Fixed melodic cells

Our last concept extends off our melodic cells concept—similarly we’re going to have a 3 to 8 note shape. But with fixed cells, you can’t necessarily move them through the entire scale. Sometimes you might have three or four points where you can move through the scale, but typically you’ll want to play it in its regular transposition.

For this phrase, we’re going to use a fixed cell thinking of this as being related to Dm7 or G7. Still this sort of phrase can’t really be assigned to any specific scale, which is why it’s fixed.

Typically that’s going to be the case with fixed melodic cells—you might not be able to easily assign it to a scale, or they might contain chromatic pitches that are outside of the scale.

We’ll play this fixed melodic cell over a ii-V-I in C, and we’re going to start on our ii, right with the natural 7—so C# as part of the chromatic approach into the root.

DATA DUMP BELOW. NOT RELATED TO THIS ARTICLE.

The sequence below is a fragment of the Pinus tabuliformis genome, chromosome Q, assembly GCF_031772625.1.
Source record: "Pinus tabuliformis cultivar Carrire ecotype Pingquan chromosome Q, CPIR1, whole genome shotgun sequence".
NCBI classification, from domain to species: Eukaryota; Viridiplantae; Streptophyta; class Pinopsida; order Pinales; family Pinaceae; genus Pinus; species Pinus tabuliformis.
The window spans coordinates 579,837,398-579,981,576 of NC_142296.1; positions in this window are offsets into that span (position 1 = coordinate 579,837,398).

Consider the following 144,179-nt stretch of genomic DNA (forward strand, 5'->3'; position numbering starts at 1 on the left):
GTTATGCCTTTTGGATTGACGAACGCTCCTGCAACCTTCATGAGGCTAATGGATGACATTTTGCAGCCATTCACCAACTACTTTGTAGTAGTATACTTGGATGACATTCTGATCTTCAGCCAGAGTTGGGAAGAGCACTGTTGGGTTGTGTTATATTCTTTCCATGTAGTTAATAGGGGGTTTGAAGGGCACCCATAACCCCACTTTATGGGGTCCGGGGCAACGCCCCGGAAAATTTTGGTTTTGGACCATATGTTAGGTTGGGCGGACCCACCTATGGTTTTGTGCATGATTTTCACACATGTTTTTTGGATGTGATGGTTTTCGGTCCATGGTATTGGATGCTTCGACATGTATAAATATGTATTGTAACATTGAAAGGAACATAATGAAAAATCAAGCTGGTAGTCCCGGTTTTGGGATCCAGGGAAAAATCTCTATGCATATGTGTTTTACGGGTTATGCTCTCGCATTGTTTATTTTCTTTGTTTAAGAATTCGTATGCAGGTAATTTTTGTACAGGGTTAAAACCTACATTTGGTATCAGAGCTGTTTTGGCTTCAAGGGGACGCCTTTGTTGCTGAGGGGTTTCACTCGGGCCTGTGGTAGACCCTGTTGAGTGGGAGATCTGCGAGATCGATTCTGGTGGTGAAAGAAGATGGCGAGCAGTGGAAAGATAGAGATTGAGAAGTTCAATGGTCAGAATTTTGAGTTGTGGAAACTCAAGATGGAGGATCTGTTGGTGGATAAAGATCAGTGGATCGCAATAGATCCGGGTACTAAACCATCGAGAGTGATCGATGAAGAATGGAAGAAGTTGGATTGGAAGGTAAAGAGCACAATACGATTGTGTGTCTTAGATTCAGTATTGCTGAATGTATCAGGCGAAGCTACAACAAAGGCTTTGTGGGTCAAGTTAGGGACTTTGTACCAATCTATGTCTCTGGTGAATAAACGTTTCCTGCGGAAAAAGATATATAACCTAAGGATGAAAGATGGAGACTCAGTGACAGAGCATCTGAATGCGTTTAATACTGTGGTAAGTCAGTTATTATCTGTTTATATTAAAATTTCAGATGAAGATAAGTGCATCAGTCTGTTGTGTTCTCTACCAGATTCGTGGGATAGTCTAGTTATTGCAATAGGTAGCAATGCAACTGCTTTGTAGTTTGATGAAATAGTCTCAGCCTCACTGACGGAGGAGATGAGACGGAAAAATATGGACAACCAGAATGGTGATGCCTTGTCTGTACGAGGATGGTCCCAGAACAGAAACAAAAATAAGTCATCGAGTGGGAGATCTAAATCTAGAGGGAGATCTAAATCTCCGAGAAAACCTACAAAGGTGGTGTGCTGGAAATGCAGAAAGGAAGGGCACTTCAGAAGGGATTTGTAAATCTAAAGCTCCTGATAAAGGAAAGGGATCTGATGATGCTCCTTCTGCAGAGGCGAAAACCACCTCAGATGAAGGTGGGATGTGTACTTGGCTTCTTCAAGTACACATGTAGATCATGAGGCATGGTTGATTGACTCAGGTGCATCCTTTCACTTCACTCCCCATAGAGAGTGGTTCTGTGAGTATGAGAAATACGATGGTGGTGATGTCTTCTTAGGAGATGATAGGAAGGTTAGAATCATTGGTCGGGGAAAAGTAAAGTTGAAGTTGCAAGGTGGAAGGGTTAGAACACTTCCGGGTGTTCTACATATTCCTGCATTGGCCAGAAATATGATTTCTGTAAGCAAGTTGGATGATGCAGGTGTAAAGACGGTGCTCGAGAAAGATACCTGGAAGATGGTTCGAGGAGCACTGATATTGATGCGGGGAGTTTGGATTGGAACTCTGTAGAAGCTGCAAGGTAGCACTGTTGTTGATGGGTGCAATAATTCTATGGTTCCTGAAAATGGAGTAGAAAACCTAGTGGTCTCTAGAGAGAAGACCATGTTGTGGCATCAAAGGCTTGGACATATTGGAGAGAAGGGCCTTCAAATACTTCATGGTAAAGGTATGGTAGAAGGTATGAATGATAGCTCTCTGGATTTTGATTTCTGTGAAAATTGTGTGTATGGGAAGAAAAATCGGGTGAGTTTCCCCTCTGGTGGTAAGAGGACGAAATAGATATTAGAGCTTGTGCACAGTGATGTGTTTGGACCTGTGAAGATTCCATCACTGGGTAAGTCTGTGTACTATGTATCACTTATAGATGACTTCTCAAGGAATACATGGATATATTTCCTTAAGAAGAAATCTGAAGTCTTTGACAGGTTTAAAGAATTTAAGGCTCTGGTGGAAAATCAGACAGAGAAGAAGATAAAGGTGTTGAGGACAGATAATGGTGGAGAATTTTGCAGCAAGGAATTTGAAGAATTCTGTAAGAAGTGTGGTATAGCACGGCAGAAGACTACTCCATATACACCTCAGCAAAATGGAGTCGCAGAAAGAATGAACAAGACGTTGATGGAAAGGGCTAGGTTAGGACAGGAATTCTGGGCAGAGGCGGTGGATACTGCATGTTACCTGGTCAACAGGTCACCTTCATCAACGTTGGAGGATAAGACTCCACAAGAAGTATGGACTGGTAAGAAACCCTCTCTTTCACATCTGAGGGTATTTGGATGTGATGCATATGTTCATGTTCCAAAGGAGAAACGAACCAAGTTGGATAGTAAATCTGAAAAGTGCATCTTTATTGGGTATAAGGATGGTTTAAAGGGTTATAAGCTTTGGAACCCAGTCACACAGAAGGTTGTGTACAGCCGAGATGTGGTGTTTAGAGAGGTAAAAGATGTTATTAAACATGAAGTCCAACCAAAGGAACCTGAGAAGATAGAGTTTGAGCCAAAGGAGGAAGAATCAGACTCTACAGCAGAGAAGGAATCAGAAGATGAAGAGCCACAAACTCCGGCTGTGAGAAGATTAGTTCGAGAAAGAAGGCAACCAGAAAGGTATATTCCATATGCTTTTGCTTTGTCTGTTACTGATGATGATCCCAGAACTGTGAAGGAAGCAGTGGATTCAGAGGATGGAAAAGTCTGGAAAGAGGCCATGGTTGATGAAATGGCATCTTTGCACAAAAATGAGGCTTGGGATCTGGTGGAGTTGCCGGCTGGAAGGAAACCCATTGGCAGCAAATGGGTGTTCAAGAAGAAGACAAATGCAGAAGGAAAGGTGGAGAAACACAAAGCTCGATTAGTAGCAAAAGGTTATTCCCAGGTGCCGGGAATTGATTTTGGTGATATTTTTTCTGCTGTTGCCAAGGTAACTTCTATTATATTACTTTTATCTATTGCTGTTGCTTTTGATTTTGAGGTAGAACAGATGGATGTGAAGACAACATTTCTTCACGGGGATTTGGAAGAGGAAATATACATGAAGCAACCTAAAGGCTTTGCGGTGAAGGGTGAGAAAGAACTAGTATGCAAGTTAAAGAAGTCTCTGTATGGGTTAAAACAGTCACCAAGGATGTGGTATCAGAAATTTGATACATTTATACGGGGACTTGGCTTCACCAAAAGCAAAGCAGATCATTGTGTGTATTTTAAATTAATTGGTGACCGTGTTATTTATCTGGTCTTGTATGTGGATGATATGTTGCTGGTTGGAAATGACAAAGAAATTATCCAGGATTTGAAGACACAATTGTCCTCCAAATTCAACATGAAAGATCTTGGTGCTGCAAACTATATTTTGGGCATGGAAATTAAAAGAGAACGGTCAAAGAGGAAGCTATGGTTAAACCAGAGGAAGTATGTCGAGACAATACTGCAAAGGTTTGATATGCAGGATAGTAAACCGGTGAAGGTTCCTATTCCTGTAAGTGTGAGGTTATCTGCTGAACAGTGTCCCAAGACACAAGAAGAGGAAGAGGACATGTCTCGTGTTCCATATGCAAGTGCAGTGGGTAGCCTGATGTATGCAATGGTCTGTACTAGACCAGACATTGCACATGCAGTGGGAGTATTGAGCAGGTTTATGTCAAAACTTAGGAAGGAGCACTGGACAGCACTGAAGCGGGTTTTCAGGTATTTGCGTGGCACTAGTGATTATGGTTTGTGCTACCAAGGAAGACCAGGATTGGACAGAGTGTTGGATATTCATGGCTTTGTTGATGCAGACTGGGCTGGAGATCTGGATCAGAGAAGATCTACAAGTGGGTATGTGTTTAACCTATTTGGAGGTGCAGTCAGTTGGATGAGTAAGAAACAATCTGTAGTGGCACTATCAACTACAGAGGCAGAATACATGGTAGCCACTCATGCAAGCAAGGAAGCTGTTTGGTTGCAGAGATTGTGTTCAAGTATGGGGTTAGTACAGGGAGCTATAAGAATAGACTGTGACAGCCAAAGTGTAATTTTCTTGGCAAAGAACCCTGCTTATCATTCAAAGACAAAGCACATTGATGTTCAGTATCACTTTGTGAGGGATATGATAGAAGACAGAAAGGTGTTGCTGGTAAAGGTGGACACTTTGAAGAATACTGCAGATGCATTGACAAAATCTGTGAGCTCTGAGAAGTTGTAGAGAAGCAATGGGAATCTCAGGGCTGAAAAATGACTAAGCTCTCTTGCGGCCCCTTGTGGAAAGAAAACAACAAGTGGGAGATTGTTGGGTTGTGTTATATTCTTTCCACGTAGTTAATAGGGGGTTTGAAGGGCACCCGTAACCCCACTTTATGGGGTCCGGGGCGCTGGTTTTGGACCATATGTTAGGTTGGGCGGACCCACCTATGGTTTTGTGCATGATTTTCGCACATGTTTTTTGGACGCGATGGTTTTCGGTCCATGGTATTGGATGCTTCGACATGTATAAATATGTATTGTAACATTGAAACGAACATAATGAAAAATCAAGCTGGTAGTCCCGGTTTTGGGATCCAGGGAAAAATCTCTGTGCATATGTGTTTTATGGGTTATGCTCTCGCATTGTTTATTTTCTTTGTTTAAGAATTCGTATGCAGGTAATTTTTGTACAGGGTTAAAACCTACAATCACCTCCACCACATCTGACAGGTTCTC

Fixed melodic cell lick for jazz musicians

Then we’re going to move down to B, which would be the 6 of Dm7, but it feels more like a harmonic anticipation of the V chord. So that would be the 3, and in relation to the V we’ll start the fixed melodic cell from there.

You’ll notice this has a very angular sound, especially against the G7—the Dm7 sound is going to give you a lot of tension.

We’ll resolve down from the A into the root of G7, again using the bebop scale rules where we move down chromatically until we get to Eb, and that Eb against Cmaj7 acts as a #9 to create a lot of tension, but it’s just part of a delayed resolution to the 9, sort of resolved in a Cmaj7 on beat 2, using that 9 as a part of a diatonic enclosure, then we leap up to the 7. We have a chromatic approach into the 6. Then it’s just a very simple ending using a bebop major scale passing tone, with that A, Eb, to G.

These fixed cells can add a lot of color to your lines, because it can basically be anything you can think of.

Now if you want to dive even deeper on these concepts, you’re going to want to check Cecil’s latest resource with JLV, 56 Hip Licks, and make sure to check out our YouTube videos to see how Cecil plays through these exercises.

Until next time!